It seems arbitrary to me that we should make the realist assumption that (A1 or A2) is true, even though this assumptions can't be empirically verified, but not also assume that the principle of distributivity holds just because we can't empirically verify either (A1 and R) or (A2 and R). — Dusty of Sky
My claim is that a logic in which the principle of distributivity is false does violate the laws of thought such that any claim made in such a logic, regardless of its usefulness, amounts to nonsense if we actually try to conceive of its meaning. — Dusty of Sky
God on the sixth day [the last day] of Creation created all the living creatures and, “in his own image,” man both “male and female.” — Britannica
Logic without distributivity is not as problematic as you think. You may find this recent article interesting: Non-distributive logics: from semantics to meaning. — SophistiCat
But this is if you look at quantum logic as making an absolute metaphysical statement about quantum mechanics, rather than simply treating the logic instrumentally, or as usefully capturing some aspect of the phenomenon without pretending to the ultimate truth. — SophistiCat
Did God create the universe for us or were we created for the universe? If the former then logic isn't empirical and if the latter it is. — TheMadFool
If conjunction and disjunction (∨ and ∧) are interpreted differently than in classical logic, then it does not seem so surprising that the principle of distributivity might fail. But this does not entail that the principle does not hold universally. The principle does hold universally (it seems to me) so long as we interpret the conjunction and and disjunction symbols (and whatever other symbols might also be relevant) to mean what they mean in classical logic. If we change their meanings, then it makes (classically) logical sense that we'd get a different set of theorems. — Dusty of Sky
But I admit that much of what I read in the introduction went over my head. — Dusty of Sky
We come to understand logical truths, like the principle of non-contradiction, by abstracting from various experiences — Dusty of Sky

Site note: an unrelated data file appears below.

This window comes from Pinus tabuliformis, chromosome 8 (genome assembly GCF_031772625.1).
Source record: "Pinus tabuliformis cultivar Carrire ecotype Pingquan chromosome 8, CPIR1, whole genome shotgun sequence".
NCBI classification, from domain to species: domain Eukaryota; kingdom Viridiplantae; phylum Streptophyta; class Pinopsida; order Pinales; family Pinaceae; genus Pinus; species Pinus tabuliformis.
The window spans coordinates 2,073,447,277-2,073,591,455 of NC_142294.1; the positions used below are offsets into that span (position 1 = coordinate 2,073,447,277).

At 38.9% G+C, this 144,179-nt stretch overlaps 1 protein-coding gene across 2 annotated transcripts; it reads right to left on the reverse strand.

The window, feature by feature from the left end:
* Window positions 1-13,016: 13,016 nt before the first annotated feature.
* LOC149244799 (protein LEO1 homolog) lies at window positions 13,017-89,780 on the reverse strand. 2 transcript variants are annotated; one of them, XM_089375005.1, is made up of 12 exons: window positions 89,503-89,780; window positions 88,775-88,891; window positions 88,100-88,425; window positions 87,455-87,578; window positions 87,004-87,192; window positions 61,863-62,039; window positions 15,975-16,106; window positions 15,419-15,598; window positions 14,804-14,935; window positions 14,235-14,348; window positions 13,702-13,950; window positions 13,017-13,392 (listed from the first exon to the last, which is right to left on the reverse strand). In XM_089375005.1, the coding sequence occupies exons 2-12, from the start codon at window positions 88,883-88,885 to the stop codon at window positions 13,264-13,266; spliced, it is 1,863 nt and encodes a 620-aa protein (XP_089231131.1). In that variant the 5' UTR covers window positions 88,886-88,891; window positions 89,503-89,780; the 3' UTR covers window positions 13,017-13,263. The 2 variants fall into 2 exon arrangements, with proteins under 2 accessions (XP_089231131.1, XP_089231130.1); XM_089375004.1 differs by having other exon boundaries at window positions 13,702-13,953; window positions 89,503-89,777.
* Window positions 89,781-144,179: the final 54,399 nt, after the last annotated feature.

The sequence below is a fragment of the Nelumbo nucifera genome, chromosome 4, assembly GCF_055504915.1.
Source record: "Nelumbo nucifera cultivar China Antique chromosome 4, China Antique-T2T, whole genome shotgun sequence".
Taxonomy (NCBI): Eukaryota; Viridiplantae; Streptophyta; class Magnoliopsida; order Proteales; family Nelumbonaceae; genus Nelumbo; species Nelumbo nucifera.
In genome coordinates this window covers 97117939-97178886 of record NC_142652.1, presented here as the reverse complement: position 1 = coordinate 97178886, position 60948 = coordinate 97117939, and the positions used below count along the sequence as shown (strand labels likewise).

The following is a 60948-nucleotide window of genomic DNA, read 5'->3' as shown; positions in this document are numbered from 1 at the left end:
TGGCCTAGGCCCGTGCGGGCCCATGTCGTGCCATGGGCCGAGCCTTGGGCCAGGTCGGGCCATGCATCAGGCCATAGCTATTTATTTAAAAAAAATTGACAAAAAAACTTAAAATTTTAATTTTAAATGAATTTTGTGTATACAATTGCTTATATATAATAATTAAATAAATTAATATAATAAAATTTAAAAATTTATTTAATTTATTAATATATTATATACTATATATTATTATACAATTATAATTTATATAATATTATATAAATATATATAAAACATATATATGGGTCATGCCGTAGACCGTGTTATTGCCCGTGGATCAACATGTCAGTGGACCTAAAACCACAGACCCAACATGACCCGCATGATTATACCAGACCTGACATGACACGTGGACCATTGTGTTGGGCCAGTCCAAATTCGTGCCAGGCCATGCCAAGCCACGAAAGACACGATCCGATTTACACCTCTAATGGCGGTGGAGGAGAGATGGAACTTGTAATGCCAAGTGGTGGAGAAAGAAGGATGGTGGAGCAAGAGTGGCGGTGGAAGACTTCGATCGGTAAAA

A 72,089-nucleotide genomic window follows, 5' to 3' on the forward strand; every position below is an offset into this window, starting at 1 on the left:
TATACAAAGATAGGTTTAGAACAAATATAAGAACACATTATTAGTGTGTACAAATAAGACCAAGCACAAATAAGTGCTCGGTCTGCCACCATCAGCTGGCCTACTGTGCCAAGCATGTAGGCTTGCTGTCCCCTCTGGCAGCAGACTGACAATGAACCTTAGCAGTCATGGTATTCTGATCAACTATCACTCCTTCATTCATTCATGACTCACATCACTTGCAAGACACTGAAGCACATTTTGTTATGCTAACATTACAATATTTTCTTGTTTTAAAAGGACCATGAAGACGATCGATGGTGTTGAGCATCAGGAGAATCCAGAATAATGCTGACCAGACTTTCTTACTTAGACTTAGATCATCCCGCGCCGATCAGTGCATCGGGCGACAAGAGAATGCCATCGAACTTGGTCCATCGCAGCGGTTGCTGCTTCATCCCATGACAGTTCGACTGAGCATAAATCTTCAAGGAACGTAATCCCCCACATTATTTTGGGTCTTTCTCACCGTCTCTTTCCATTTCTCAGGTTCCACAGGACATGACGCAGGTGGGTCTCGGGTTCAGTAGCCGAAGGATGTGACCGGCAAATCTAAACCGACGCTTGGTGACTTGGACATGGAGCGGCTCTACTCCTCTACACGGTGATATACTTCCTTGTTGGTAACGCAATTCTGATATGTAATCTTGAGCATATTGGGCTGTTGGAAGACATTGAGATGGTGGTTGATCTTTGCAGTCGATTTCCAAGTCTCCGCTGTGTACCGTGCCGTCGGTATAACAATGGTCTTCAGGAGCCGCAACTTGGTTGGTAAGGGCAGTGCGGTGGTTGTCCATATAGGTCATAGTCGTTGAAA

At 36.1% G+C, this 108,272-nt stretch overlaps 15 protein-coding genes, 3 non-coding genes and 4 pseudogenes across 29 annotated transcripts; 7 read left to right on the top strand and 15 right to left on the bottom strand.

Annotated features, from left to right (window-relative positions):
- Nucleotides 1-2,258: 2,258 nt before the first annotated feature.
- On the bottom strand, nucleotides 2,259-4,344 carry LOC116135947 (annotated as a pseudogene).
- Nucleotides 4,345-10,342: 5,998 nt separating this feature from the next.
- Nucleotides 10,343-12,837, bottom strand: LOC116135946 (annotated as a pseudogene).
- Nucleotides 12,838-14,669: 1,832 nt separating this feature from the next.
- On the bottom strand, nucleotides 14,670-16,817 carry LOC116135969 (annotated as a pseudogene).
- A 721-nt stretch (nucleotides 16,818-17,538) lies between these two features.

contradictions — Dusty of Sky
Ex falso quodlibet is Latin for “from falsehood, anything”. It is also called the principle of explosion. In logic it refers to the principle that when a contradiction can be derived in a system, then any proposition follows. In type theory it is the elimination rule of the empty type. — Google
I think I see how this could be problematic. Suppose you did a double slit experiment with two entangled particles separated by a significant distance. Then turning on the detector for one of them would communicate an effect to the motion of the other which would travel faster than the speed of light. Is that what you have mind? — Dusty of Sky
I don't think Euclidian geometry is necessarily universally true in the same way that classical logic is. A principle like "there is exactly one straight line passing through any two points" is always true with regard to our perception of space. We can't imagine a non-Euclidian realm in which the principle does not hold. But just because non-Euclidian space is unimaginable does not mean it's inconceivable. Non-Euclidian space violates the principles of sensory perception but not the principles of rational thought. My claim is that a logic in which the principle of distributivity is false does violate the laws of thought such that any claim made in such a logic, regardless of its usefulness, amounts to nonsense if we actually try to conceive of its meaning. It is impossible to think the proposition "((A1 or A2) and R) and not ((A1 and R) or (A2 and R))". You can write it out in symbols and claim that it is true, but you don't actually have a concept of what you are affirming any more than you have a concept of a married bachelor. — Dusty of Sky
So is Putnam's argument that we ought to sacrifice the universality of classical logic in order to preserve realism and locality? — Dusty of Sky
psi = 1/sqrt(2)(A1 + A2)
A2 | | + psi | + | + +------------ A1